UC Irvine welcomed 68 new faculty members for the 2011-12 school year at a campus gathering Monday, Sept. 19. The event celebrated UCI’s unwavering commitment to academic excellence despite decreased state funding.
“Although we’ve dealt with some budget issues over the last few years, the university has continued to move forward in significant ways,” said Chancellor Michael Drake. “One of the measures of our progress is the caliber of people we attract. The cohort of faculty we recruited this year is among the most talented in our history, and we couldn’t be more thrilled.”
The Henry Samueli School of Engineering added nine faculty members, including new dean Gregory Washington. The school’s academic strength contributed to its recent ranking as 42nd nationwide among doctorate-conferring engineering schools in U.S. News & World Report’s 2012 edition of Best Colleges.
With instruction under way for its third class, UCI’s School of Law also grew by nine faculty members. It received provisional accreditation in June – the earliest possible date – which will allow the inaugural class graduating next spring to take the bar exam.
The School of Medicine saw the largest increase in faculty: 15. Other schools boosting their teaching ranks were arts, biological sciences, business, humanities, physical sciences, social ecology and social sciences, as well as the Department of Education and the Program in Nursing Science.
Full professors, listed by academic unit, who have joined UCI since October 2010 are:
Gregory Washington is an accomplished administrator, having served as associate dean for research and interim dean of engineering at The Ohio State University from 2008 to 2011. He joined OSU in 1995, one year after earning a doctorate in mechanical engineering at North Carolina State University. Washington’s core research interests lie in the area of dynamic systems, with an emphasis in the modeling and control of “smart” materials. He’s been involved in the design and control of mechanically actuated antennas, advanced automotive systems incorporating smart materials, and hybrid electric vehicles, as well as structural position and vibration control with smart materials.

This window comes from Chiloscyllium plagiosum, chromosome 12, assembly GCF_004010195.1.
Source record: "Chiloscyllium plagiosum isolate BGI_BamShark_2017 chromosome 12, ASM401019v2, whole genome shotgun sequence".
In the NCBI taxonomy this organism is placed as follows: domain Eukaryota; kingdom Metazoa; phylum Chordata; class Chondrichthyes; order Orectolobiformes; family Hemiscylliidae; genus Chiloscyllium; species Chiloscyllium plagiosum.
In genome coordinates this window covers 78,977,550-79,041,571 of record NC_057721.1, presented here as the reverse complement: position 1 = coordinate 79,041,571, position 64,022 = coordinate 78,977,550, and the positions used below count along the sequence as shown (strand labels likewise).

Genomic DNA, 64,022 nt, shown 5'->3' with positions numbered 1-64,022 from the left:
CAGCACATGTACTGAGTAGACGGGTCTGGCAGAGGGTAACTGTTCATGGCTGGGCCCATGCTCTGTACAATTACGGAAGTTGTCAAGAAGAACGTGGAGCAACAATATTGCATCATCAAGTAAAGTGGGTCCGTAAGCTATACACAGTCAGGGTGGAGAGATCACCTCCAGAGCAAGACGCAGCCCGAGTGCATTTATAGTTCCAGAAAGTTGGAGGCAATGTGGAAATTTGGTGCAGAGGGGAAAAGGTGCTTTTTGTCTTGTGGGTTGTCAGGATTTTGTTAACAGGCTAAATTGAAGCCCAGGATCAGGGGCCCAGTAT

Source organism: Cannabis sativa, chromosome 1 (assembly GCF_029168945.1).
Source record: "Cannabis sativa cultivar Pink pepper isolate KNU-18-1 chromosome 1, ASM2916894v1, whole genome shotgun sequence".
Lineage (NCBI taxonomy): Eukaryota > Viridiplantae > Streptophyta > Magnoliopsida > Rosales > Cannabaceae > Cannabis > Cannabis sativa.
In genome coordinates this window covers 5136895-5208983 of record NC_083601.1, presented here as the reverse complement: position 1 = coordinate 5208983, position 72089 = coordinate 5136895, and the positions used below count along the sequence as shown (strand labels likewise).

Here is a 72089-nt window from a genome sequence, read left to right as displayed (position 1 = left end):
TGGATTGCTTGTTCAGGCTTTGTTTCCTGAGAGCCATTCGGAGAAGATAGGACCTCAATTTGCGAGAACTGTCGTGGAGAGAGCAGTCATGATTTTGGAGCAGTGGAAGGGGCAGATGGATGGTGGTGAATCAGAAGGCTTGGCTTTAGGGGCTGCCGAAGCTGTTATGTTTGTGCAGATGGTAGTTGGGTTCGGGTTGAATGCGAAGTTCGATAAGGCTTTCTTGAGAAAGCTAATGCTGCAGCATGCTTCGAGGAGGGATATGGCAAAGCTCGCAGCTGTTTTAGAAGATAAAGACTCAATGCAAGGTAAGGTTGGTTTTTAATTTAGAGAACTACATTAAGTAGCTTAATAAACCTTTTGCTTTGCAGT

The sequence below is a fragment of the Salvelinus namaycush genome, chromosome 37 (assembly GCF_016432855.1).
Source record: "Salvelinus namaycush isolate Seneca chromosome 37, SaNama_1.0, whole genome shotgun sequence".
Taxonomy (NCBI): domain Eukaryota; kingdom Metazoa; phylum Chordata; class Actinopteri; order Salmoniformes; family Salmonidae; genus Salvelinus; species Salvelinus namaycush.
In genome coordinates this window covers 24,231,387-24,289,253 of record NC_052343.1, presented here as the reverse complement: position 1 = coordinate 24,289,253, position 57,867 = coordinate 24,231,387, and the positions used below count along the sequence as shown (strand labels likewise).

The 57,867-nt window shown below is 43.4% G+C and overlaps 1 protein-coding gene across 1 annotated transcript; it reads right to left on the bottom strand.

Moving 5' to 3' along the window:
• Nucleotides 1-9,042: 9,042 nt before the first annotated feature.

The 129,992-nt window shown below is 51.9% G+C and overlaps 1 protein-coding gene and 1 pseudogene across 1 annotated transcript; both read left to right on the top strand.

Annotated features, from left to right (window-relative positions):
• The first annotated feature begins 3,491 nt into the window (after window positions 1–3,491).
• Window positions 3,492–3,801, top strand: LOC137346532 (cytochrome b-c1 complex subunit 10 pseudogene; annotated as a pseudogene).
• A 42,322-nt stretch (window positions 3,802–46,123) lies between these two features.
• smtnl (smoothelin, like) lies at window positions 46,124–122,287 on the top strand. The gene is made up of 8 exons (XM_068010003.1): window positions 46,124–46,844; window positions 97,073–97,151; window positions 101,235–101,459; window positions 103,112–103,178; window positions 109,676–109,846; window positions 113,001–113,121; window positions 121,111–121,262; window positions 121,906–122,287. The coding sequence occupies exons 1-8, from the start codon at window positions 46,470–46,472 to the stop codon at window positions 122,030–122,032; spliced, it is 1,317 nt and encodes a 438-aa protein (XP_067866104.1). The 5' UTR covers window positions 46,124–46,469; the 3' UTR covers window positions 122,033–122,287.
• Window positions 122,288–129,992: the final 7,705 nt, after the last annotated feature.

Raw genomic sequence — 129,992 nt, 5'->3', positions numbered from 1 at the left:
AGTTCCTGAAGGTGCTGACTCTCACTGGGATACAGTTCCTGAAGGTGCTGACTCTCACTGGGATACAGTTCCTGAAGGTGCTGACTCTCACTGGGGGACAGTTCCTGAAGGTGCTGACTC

Richard Hasen is a nationally recognized expert in election law and campaign finance regulation and is co-author of a leading casebook on election law. He served for nine years as founding co-editor of the quarterly, peer-reviewed publication Election Law Journal and has written more than four dozen articles on election law issues. The Los Angeles Daily Journal named him one of California’s top 20 lawyers under age 40 in 2002 and one of the state’s 100 most influential lawyers in 2005. Elected to the American Law Institute in 2009, Hasen has taught at the Illinois Institute of Technology’s Chicago-Kent College of Law and was the William H. Hannon Distinguished Professor of Law at Loyola Law School in Los Angeles.
Olufunmilayo Arewa has a joint appointment in law and anthropology. Her research centers around intellectual property and business – including accounting, corporate and securities law, private equity and entrepreneurship – with a primary focus on copyright and music law. Before becoming a law professor, she practiced law in New York and California, working mainly inside fledgling companies.